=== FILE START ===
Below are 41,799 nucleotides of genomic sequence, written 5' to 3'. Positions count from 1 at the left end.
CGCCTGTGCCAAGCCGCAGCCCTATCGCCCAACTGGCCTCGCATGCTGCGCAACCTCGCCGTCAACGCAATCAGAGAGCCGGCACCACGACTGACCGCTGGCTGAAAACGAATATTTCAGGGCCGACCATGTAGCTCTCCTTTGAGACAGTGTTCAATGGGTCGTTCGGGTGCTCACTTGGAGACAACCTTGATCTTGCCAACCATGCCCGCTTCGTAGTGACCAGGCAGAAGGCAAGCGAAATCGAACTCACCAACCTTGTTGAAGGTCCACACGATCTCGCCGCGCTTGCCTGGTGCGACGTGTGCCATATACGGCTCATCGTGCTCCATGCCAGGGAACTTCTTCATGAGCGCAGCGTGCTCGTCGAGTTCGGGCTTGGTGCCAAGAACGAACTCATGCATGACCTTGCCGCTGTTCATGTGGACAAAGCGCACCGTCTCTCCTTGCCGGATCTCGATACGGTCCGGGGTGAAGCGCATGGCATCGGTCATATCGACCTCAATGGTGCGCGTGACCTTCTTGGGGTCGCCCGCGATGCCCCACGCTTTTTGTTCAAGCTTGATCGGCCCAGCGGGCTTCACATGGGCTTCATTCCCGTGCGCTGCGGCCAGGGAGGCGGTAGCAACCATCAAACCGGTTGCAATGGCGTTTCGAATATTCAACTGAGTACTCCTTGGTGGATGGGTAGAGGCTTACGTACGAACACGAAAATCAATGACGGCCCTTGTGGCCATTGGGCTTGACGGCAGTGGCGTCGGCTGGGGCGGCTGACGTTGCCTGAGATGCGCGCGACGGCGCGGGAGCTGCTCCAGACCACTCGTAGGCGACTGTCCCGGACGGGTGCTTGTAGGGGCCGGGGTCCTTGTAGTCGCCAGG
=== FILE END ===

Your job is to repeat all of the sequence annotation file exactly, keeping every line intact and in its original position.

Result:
Below are 41,799 nucleotides of genomic sequence, written 5' to 3'. Positions count from 1 at the left end.
CGCCTGTGCCAAGCCGCAGCCCTATCGCCCAACTGGCCTCGCATGCTGCGCAACCTCGCCGTCAACGCAATCAGAGAGCCGGCACCACGACTGACCGCTGGCTGAAAACGAATATTTCAGGGCCGACCATGTAGCTCTCCTTTGAGACAGTGTTCAATGGGTCGTTCGGGTGCTCACTTGGAGACAACCTTGATCTTGCCAACCATGCCCGCTTCGTAGTGACCAGGCAGAAGGCAAGCGAAATCGAACTCACCAACCTTGTTGAAGGTCCACACGATCTCGCCGCGCTTGCCTGGTGCGACGTGTGCCATATACGGCTCATCGTGCTCCATGCCAGGGAACTTCTTCATGAGCGCAGCGTGCTCGTCGAGTTCGGGCTTGGTGCCAAGAACGAACTCATGCATGACCTTGCCGCTGTTCATGTGGACAAAGCGCACCGTCTCTCCTTGCCGGATCTCGATACGGTCCGGGGTGAAGCGCATGGCATCGGTCATATCGACCTCAATGGTGCGCGTGACCTTCTTGGGGTCGCCCGCGATGCCCCACGCTTTTTGTTCAAGCTTGATCGGCCCAGCGGGCTTCACATGGGCTTCATTCCCGTGCGCTGCGGCCAGGGAGGCGGTAGCAACCATCAAACCGGTTGCAATGGCGTTTCGAATATTCAACTGAGTACTCCTTGGTGGATGGGTAGAGGCTTACGTACGAACACGAAAATCAATGACGGCCCTTGTGGCCATTGGGCTTGACGGCAGTGGCGTCGGCTGGGGCGGCTGACGTTGCCTGAGATGCGCGCGACGGCGCGGGAGCTGCTCCAGACCACTCGTAGGCGACTGTCCCGGACGGGTGCTTGTAGGGGCCGGGGTCCTTGTAGTCGCCAGG